LANSING, Mich. - Yesterday, Michigan's Republican Gov. Rick Snyder signed into law a bill designed to cripple organized labor in this state. Republicans hope that by curtailing the ability of unions to collect dues they will be able to lower wages and destroy their political opposition at the same time.
Here in Michigan and in all the rust belt states where GOP governors have taken a meat ax to workers' rights, unions are, however, mounting a counter offensive.
Individuals close to national union leaders in Washington said last Friday that Wisconsin, Indiana, Ohio and Michigan will be where unions set up the front lines of their counter offensive. The goal will be to sweep out GOP tea party governors and lawmakers in all those states.
They are confident they can succeed because they have already built what they describe as an "infrastructure" enabling them to exercise labor's "political muscle." About 14 months ago unions began sending staff into and setting up permanent union-controlled operations in states like Pennsylvania, Florida, Nevada, Wisconsin, Ohio and Michigan.
Richard Trumka, president of the AFL-CIO, has said, "It's not like the old days when all we did was hand out money to a candidate and them leave everything up to them." These days, unions are sending in people, recruiting people, building permanent phone banks in their facilities and forging working alliances with people outside of the labor movement. The alliances, with groups ranging from immigrant rights activists to voting rights campaigners, are alliances based on issues.
The new approach, union leaders say, allows them, even after a long political campaign like the fight to re-elect President Obama in 2012, to quickly pivot to a campaign on an issue important to labor. They point to their successful effort in Ohio last year to overturn a GOP law that destroyed collective bargaining rights.
Even where the right-to-work law was just pushed through here in Michigan, unions had a victory four weeks ago when voters overturned the state's draconian Emergency Management Law. It was the labor movement that led the effort to overturn that law which was also opposed by a broad array of groups that saw the law as enabling state Republicans to take over local governments on the pretext that the locals couldn't manage their finances.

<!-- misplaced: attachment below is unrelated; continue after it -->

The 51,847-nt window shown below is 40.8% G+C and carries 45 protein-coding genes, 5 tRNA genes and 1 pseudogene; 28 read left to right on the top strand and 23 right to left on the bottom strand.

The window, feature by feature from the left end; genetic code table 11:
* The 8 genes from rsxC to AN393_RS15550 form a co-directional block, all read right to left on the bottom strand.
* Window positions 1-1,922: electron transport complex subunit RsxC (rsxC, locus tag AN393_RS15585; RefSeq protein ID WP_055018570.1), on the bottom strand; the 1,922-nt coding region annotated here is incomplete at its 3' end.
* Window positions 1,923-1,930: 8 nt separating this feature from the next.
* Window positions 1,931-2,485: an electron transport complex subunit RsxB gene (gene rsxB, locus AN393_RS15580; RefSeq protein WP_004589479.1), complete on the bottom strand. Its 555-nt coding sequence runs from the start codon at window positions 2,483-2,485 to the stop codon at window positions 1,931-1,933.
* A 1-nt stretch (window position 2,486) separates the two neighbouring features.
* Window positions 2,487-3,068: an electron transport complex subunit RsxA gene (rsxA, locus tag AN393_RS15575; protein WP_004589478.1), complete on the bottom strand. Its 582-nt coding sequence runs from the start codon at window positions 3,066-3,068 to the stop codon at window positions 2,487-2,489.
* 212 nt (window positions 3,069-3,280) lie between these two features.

"We're preparing to fight back like never before," said Lee Saunders, president of the American Federation of State County and Municipal Employees. His union was among the first to come under assault from the new crop of tea party governors that took over in 2010 when Wisconsin's Scott Walker rammed through a bill to kill the collective bargaining rights of public workers.
Saunders said it will be more than just Wisconsin his union will be looking at as it mounts its counter offensive and that unions will take nothing for granted, even in states carried this year by President Obama. "Look at Ohio (which President Obama carried), where you have a Republican governor and Republican control in the Senate and the House, and then look at Wisconsin where you have the same. We are preparing in all these places and it's not just going to be the unions. We're going to work very hard with our community partners. It's going to be a long term battle."
Working with "community partners" is a theme being pushed by union leadership on all levels.
"We say 2014 is absolutely crucial," said AFL-CIO political director Michael Podhorzer. He said Snyder and other Midwest governors "aren't even listening to the results of the (2012) election. They have an agenda to not just destroy unions, but many of them go after immigrants. All of them go after voting rights. And giving them another four year term is going to be horrific for the workers and citizens in those states."
And, unions say, they aren't waiting for 2014 to get started. In Michigan itself unions still have open the option of going for a ballot initiative to overturn the "right-to-work" law just passed. If they succeed they would have a win under their belts even before the 2014 midterms.
In addition to stepped-up electoral activity and reaching outside the labor movement for support, unions are saying they will work to increase their organizing activity.
Mary Kay Henry, president of the huge Service Employees International Union, said she expects they will be mounting a "reinvigorated, bigger-than-ever push to expand our membership and to spread the word about how unions are essential to building a strong middle class. The low wage service jobs we see all over the place must become good-paying family sustaining jobs," she said.
Photo: Day of action in Lansing. Working Michigan Facebook